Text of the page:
Surprisingly, they're not all long, Germanic compound words (generally a font of useful no-equivalent words):
8. Tartle (Scots)
The nearly onomatopoeic word for that panicky hesitation just before you have to introduce someone whose name you can't quite remember.
9. Koi No Yokan (Japanese)
The sense upon first meeting a person that the two of you are going to fall in love.
10. Mamihlapinatapai (Yaghan language of Tierra del Fuego)
This word captures that special look shared between two people, when both are wishing that the other would do something that they both want, but neither want to do.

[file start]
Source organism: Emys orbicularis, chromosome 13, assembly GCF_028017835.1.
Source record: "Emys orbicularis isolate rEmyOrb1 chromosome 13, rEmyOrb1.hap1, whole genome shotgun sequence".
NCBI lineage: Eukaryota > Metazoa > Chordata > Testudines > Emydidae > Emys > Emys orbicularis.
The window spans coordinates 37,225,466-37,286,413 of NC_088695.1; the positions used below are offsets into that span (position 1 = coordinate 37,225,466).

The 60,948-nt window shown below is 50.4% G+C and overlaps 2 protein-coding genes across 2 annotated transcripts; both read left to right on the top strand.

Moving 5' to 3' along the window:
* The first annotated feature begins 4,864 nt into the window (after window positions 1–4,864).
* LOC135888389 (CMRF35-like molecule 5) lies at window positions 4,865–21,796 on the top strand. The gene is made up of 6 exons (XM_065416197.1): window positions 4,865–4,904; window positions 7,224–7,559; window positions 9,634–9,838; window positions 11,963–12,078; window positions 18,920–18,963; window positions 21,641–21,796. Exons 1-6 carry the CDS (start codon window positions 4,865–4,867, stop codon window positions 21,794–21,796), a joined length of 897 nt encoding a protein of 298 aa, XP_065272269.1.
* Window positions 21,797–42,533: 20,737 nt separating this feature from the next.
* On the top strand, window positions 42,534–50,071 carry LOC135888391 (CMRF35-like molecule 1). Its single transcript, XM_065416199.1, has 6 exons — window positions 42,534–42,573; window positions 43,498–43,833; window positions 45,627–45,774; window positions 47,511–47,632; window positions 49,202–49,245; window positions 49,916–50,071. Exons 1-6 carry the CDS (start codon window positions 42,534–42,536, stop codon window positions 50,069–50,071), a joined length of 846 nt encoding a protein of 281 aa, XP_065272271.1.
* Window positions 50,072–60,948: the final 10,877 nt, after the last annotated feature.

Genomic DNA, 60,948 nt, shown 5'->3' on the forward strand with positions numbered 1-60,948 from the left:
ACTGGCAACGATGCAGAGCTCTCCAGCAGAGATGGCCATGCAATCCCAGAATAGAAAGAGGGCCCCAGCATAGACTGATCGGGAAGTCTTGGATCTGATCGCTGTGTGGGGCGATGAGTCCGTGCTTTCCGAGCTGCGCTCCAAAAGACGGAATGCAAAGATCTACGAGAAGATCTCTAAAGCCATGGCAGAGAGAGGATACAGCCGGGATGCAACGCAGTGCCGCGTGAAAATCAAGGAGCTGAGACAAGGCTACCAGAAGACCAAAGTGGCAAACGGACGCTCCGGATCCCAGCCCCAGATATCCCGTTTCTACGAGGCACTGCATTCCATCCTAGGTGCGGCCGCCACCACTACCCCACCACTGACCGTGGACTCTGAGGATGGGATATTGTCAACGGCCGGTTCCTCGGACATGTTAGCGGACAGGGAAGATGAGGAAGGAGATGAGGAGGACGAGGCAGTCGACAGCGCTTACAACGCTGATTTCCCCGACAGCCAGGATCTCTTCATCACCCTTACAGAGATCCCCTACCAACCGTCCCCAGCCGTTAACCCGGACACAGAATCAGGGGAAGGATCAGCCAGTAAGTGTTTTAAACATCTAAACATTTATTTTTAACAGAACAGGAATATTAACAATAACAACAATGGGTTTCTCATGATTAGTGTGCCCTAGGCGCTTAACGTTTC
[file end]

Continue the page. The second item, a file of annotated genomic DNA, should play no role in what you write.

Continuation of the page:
Tartle is something I often experience, because I'm really, embarrassingly terrible with names.
14 wonderful words with no English equivalent
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The new agency’s new stylebook entry advises against using “deniers” as well, but at least it acknowledges that the true skeptics are adherents to the scientific method.
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